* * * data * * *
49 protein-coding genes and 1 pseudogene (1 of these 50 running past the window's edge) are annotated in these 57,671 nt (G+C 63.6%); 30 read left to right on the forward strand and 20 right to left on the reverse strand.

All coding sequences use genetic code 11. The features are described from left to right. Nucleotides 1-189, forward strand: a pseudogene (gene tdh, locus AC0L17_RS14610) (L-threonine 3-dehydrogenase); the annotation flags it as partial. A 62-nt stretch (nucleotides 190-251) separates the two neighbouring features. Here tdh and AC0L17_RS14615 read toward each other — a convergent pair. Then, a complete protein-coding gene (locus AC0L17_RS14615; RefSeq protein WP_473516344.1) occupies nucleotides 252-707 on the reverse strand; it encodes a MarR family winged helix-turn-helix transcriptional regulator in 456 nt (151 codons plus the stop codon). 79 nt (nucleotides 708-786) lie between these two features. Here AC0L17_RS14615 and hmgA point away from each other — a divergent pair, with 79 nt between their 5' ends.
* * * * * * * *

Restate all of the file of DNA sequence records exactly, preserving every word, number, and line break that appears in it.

49 protein-coding genes and 1 pseudogene (1 of these 50 running past the window's edge) are annotated in these 57,671 nt (G+C 63.6%); 30 read left to right on the forward strand and 20 right to left on the reverse strand.

All coding sequences use genetic code 11. The features are described from left to right. Nucleotides 1-189, forward strand: a pseudogene (gene tdh, locus AC0L17_RS14610) (L-threonine 3-dehydrogenase); the annotation flags it as partial. A 62-nt stretch (nucleotides 190-251) separates the two neighbouring features. Here tdh and AC0L17_RS14615 read toward each other — a convergent pair. Then, a complete protein-coding gene (locus AC0L17_RS14615; RefSeq protein WP_473516344.1) occupies nucleotides 252-707 on the reverse strand; it encodes a MarR family winged helix-turn-helix transcriptional regulator in 456 nt (151 codons plus the stop codon). 79 nt (nucleotides 708-786) lie between these two features. Here AC0L17_RS14615 and hmgA point away from each other — a divergent pair, with 79 nt between their 5' ends.